Few people outside racing fully realise Aidan O’Brien is Ireland’s greatest living sportsman and that Royal Ascot is his playground. O’Brien brings an arsenal to the Berkshire battleground this week, among them these five weapons.
Queen Anne Stakes, today, 6-1
The most likely winner of the opening race of Royal Ascot is Le Brivido, who will look a little odd running for Ballydoyle in the unfamiliar red colours of Prince Faisal. Rated officially at 114, Le Brivido won the Jersey Stakes at this meeting two years ago when trained by Andre Fabre and looked poised to develop into a prominent Group 1 miler.
Unluckily, injury restricted him to just one more run for Fabre and he switched stables over the winter. His two runs so far for O’Brien have been unremarkable at face value but his fifth place in the Lockinge Stakes at Newbury in May doesn’t tell the whole story.
He was delayed in traffic at two crucial stages of the race and when he did find daylight he quickened impressively, but was far too late to catch the winner, Mushtashry, who he re-opposes today. This colt could have far more ability than he has shown to date and O’Brien is right the man to find it.
Prince of Wales’s Stakes, tomorrow, 15-8
Magical is an aptly named four-year-old filly who to date has banked over a million and a half in prizemoney in seven wins and yet still seems to be on an upward curve. Her Classic season was injury restricted, but she recovered well enough to win a Group 1 at Ascot in the autumn before running the brilliant Enable to half a length in the Breeders’ Cup Turf.
Both contests were over a mile and a half but O’Brien has dropped her back to 10 furlongs this year and three facile victories in Ireland this spring has her rock hard ready to shine in a fascinating race that includes Arc runner up, Sea of Class as well the ultra-consistent and multiple stakes winner, Crystal Ocean. This might well be the highlight of the week packed into two magical minutes.
Gold Cup, Thursday, 16-1
Television coverage of the Royal meeting clumsily attempts to balance content that appeals both to the purist and the casual passer-by. A normally trusty device that offends neither is to spin an exaggerated narrative around a horse or jockey and squeeze the living daylights from it.
At Cheltenham in March it was all Bryony Frost and at Ascot it falls on the shoulders of the good stayer and latest ‘people’s horse,’ Stradivarius, who attempts to become the first stayer since the great Yeats to retain the two-and-a-half-mile title.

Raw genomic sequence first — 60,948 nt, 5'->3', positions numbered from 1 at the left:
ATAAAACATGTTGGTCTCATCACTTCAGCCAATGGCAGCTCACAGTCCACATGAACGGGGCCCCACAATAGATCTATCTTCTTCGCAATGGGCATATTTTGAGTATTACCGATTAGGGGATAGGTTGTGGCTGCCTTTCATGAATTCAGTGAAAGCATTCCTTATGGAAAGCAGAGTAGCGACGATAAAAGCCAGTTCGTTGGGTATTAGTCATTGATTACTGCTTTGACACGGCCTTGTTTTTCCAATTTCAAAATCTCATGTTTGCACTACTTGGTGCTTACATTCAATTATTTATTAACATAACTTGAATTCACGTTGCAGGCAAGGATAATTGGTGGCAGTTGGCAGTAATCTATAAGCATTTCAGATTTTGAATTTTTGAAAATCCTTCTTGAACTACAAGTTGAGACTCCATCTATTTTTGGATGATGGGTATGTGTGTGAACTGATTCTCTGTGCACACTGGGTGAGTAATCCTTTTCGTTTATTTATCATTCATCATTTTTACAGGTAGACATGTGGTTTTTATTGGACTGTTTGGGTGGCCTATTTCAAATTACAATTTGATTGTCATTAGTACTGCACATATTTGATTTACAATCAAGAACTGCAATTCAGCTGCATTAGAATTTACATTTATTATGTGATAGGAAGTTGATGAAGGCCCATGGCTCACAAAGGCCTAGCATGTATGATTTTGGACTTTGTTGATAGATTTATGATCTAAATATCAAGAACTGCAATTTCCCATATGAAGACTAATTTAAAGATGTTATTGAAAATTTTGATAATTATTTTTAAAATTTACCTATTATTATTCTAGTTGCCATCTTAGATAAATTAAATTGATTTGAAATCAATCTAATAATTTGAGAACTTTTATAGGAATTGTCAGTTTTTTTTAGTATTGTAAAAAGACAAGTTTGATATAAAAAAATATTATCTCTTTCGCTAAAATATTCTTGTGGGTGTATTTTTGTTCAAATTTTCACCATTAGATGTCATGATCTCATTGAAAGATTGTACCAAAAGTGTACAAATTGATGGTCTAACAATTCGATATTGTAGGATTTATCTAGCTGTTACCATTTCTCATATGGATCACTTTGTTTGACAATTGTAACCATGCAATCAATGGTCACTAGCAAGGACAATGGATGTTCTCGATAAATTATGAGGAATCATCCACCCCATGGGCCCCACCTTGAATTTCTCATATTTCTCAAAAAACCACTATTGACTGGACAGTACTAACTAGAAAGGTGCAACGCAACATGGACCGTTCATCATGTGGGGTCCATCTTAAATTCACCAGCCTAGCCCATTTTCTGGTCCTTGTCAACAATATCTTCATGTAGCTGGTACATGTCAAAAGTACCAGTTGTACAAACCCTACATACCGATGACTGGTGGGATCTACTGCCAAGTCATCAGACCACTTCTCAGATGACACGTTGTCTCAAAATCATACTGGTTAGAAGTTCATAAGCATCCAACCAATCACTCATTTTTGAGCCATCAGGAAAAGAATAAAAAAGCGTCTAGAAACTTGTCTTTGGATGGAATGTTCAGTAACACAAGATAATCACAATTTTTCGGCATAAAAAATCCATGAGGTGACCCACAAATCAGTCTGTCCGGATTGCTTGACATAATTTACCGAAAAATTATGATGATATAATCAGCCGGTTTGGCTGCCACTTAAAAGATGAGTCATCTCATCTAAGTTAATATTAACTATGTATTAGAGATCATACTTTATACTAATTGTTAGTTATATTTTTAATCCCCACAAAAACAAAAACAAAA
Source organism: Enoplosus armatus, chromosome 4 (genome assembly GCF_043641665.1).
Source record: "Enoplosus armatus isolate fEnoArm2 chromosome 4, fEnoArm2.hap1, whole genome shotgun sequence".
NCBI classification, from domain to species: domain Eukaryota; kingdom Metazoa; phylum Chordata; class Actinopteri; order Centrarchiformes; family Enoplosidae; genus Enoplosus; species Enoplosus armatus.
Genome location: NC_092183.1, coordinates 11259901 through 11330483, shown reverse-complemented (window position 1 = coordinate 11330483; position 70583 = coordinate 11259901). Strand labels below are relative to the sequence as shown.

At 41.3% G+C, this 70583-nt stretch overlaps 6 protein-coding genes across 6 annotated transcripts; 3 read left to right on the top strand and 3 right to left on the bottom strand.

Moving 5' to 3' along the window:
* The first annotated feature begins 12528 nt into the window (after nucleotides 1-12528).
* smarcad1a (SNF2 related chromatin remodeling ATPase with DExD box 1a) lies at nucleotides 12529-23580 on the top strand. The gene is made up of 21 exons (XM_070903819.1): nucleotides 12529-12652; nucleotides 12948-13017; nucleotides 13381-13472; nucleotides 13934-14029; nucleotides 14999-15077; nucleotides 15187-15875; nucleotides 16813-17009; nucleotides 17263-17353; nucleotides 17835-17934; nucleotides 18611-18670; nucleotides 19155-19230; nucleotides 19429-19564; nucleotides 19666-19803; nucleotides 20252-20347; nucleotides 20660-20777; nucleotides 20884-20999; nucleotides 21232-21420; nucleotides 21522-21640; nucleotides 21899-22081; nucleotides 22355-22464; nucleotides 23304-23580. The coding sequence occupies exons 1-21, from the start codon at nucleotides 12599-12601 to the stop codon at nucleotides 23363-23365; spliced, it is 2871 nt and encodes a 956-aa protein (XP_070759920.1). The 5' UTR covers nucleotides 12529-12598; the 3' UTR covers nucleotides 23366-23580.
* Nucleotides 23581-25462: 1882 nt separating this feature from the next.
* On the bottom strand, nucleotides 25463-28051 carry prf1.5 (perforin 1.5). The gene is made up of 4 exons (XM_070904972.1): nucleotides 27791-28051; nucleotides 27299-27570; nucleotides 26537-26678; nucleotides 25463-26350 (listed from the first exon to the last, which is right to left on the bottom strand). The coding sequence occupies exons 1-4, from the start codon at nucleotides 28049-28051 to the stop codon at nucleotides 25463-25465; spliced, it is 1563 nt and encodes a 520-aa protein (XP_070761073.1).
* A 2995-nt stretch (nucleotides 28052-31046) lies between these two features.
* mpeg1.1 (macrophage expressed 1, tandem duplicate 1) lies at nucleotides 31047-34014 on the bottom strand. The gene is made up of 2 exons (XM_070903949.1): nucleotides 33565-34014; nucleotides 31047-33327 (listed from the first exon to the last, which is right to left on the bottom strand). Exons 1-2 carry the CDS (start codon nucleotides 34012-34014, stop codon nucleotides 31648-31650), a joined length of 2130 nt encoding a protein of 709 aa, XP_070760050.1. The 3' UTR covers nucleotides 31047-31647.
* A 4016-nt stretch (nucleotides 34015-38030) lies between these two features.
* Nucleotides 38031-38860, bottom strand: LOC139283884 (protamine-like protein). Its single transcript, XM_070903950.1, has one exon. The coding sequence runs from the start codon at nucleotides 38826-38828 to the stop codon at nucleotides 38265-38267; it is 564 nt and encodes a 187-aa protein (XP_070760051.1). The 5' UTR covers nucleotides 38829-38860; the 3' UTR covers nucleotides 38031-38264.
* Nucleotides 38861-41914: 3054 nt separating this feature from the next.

Although unbeaten last year, he always looked beatable and faces an array of talented Ballydoyle middle-distance horses moving up in trip. O’Brien has kept the five-year-old Capri in training for a tilt at the Stayers’ title and, following a couple of pipe openers, the Irish Derby winner from two years back should prove competitive at a generous price.
King Edward VII Stakes, Friday, 15-8
The Epsom Derby earlier this month was an exciting spectacle, but the quality remains unknown, as five horses are divided by just a length, suggesting group ordinariness rather than individual brilliance.
The third home that day, Japan, heads this week for the King Edward VII stakes over a mile and half. Japan won two from three last year, including victory over his better fancied stablemate, Mount Everest, in the Beresford Stakes and O’Brien made no secret of his regard for this son of Galileo at the start of the season.
He was the hard-luck story in the Derby as his jockey dropped his whip in the heat of the last furlong battle and it would be no surprise if he bounces back strongly this week before scaling greater heights.
Commonwealth Cup, Friday, 6-4
Aidan O’Brien had convinced himself over the winter that Ten Sovereigns was a bone fide miler with a true shot at Classic greatness. Although he ran a good fifth over a mile in the 2000 Guineas it was enough to cause a rethink and he reverts to six furlongs in the Commonwealth Cup.
A son of the sprinter No Nay Never by a mare by Exceed and Excel, this looks the ideal trip for Ten Sovereigns, and could be the start of a dominant reign over shorter distances. The Ascot track should suit his running style — lie handy and quicken off a strong pace.
His main opposition could be Simon Crisford’s Jash, who he beat a lot easier than it looked in last season’s Middle Park Stakes and there is no reason why he shouldn’t do so again.